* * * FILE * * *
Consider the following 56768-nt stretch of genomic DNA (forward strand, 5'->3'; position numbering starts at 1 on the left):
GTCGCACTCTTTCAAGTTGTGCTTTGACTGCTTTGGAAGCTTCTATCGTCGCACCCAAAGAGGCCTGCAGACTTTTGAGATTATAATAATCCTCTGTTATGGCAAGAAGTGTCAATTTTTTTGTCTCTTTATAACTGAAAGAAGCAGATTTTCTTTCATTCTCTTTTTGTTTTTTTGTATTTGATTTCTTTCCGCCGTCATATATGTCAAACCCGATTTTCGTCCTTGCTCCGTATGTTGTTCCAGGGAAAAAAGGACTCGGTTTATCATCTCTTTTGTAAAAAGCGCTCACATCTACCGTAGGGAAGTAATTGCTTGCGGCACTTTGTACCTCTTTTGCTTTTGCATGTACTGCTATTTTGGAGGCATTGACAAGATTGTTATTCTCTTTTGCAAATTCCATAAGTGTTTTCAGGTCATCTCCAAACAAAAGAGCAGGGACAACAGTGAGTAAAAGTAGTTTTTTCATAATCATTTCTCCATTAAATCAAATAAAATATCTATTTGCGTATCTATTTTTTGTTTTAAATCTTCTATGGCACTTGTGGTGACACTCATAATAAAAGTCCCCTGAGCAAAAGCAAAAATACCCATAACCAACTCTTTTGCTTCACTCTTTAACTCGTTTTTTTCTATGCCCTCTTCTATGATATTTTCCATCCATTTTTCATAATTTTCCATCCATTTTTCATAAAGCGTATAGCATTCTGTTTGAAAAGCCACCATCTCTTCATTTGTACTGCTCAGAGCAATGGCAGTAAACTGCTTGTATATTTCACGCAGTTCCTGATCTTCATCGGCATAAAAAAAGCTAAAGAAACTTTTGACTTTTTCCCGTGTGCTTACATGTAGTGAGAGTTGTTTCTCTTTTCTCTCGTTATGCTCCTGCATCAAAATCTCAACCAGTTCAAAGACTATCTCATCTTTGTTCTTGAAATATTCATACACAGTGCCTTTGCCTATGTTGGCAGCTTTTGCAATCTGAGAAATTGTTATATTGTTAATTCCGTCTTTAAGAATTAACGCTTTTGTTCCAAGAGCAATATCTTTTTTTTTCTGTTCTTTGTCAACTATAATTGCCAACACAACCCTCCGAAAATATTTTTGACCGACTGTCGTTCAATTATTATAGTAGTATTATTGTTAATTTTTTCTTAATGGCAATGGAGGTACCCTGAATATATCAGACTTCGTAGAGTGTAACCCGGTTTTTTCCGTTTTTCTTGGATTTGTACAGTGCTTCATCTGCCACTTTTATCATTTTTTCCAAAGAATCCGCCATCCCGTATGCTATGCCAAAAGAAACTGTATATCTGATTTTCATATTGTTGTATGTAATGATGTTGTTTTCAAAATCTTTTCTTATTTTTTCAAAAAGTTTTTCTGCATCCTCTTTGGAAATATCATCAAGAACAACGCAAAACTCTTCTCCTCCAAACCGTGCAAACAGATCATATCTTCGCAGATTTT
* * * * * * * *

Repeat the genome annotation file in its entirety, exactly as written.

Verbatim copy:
Consider the following 56768-nt stretch of genomic DNA (forward strand, 5'->3'; position numbering starts at 1 on the left):
GTCGCACTCTTTCAAGTTGTGCTTTGACTGCTTTGGAAGCTTCTATCGTCGCACCCAAAGAGGCCTGCAGACTTTTGAGATTATAATAATCCTCTGTTATGGCAAGAAGTGTCAATTTTTTTGTCTCTTTATAACTGAAAGAAGCAGATTTTCTTTCATTCTCTTTTTGTTTTTTTGTATTTGATTTCTTTCCGCCGTCATATATGTCAAACCCGATTTTCGTCCTTGCTCCGTATGTTGTTCCAGGGAAAAAAGGACTCGGTTTATCATCTCTTTTGTAAAAAGCGCTCACATCTACCGTAGGGAAGTAATTGCTTGCGGCACTTTGTACCTCTTTTGCTTTTGCATGTACTGCTATTTTGGAGGCATTGACAAGATTGTTATTCTCTTTTGCAAATTCCATAAGTGTTTTCAGGTCATCTCCAAACAAAAGAGCAGGGACAACAGTGAGTAAAAGTAGTTTTTTCATAATCATTTCTCCATTAAATCAAATAAAATATCTATTTGCGTATCTATTTTTTGTTTTAAATCTTCTATGGCACTTGTGGTGACACTCATAATAAAAGTCCCCTGAGCAAAAGCAAAAATACCCATAACCAACTCTTTTGCTTCACTCTTTAACTCGTTTTTTTCTATGCCCTCTTCTATGATATTTTCCATCCATTTTTCATAATTTTCCATCCATTTTTCATAAAGCGTATAGCATTCTGTTTGAAAAGCCACCATCTCTTCATTTGTACTGCTCAGAGCAATGGCAGTAAACTGCTTGTATATTTCACGCAGTTCCTGATCTTCATCGGCATAAAAAAAGCTAAAGAAACTTTTGACTTTTTCCCGTGTGCTTACATGTAGTGAGAGTTGTTTCTCTTTTCTCTCGTTATGCTCCTGCATCAAAATCTCAACCAGTTCAAAGACTATCTCATCTTTGTTCTTGAAATATTCATACACAGTGCCTTTGCCTATGTTGGCAGCTTTTGCAATCTGAGAAATTGTTATATTGTTAATTCCGTCTTTAAGAATTAACGCTTTTGTTCCAAGAGCAATATCTTTTTTTTTCTGTTCTTTGTCAACTATAATTGCCAACACAACCCTCCGAAAATATTTTTGACCGACTGTCGTTCAATTATTATAGTAGTATTATTGTTAATTTTTTCTTAATGGCAATGGAGGTACCCTGAATATATCAGACTTCGTAGAGTGTAACCCGGTTTTTTCCGTTTTTCTTGGATTTGTACAGTGCTTCATCTGCCACTTTTATCATTTTTTCCAAAGAATCCGCCATCCCGTATGCTATGCCAAAAGAAACTGTATATCTGATTTTCATATTGTTGTATGTAATGATGTTGTTTTCAAAATCTTTTCTTATTTTTTCAAAAAGTTTTTCTGCATCCTCTTTGGAAATATCATCAAGAACAACGCAAAACTCTTCTCCTCCAAACCGTGCAAACAGATCATATCTTCGCAGATTTT